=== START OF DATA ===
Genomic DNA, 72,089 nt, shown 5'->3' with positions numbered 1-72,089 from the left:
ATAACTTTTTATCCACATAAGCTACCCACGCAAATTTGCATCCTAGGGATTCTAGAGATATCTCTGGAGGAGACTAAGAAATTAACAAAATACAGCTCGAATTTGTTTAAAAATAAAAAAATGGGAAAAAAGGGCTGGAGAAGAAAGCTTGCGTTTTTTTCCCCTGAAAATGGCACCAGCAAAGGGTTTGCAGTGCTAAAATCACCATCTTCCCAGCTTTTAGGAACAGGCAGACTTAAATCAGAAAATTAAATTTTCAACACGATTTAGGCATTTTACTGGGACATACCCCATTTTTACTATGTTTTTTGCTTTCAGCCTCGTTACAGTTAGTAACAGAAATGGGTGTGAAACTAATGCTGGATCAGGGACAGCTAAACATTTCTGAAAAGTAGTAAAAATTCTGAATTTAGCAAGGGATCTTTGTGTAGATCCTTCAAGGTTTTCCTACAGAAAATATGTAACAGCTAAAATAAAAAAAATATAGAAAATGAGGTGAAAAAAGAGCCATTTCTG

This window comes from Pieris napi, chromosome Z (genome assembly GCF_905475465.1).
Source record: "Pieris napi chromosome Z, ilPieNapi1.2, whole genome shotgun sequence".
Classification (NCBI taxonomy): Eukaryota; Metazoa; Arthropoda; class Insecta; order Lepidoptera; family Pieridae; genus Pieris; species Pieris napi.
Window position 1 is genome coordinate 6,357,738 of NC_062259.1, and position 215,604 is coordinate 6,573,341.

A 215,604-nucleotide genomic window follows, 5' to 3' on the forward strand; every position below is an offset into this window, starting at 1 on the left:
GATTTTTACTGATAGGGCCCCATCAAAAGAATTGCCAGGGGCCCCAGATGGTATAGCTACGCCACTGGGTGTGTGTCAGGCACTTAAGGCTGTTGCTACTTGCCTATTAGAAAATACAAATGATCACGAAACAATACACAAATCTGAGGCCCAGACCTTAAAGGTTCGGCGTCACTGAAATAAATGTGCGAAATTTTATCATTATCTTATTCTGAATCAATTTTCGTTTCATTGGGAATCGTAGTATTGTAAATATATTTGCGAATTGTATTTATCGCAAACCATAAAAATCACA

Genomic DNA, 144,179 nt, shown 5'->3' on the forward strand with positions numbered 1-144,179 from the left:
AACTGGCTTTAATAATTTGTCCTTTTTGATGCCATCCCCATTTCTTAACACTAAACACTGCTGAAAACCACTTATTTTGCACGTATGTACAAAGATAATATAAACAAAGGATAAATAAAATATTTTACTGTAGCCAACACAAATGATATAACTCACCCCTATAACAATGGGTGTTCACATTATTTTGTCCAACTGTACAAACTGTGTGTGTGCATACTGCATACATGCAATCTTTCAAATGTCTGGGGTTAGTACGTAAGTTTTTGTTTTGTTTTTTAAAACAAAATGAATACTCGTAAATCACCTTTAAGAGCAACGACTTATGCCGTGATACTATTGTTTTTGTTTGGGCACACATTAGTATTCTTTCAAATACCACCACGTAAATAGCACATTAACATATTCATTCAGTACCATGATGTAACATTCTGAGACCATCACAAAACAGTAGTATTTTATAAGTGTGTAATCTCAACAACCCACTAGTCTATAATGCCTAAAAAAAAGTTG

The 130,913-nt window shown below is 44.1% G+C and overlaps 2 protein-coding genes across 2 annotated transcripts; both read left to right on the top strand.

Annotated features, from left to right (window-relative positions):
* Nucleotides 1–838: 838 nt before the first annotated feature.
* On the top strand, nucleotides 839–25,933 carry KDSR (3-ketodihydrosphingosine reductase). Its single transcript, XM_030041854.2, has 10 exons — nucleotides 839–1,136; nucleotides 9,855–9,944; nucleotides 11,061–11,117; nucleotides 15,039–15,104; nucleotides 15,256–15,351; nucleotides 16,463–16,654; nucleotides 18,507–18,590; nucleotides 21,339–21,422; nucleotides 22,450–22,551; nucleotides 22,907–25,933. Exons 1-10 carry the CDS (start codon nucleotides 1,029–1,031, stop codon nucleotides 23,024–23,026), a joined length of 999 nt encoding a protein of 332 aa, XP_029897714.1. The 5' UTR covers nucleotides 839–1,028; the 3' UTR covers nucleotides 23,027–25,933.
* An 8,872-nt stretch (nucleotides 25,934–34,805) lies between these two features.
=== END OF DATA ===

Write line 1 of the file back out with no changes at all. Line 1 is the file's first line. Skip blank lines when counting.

Genomic DNA, 72,089 nt, shown 5'->3' with positions numbered 1-72,089 from the left: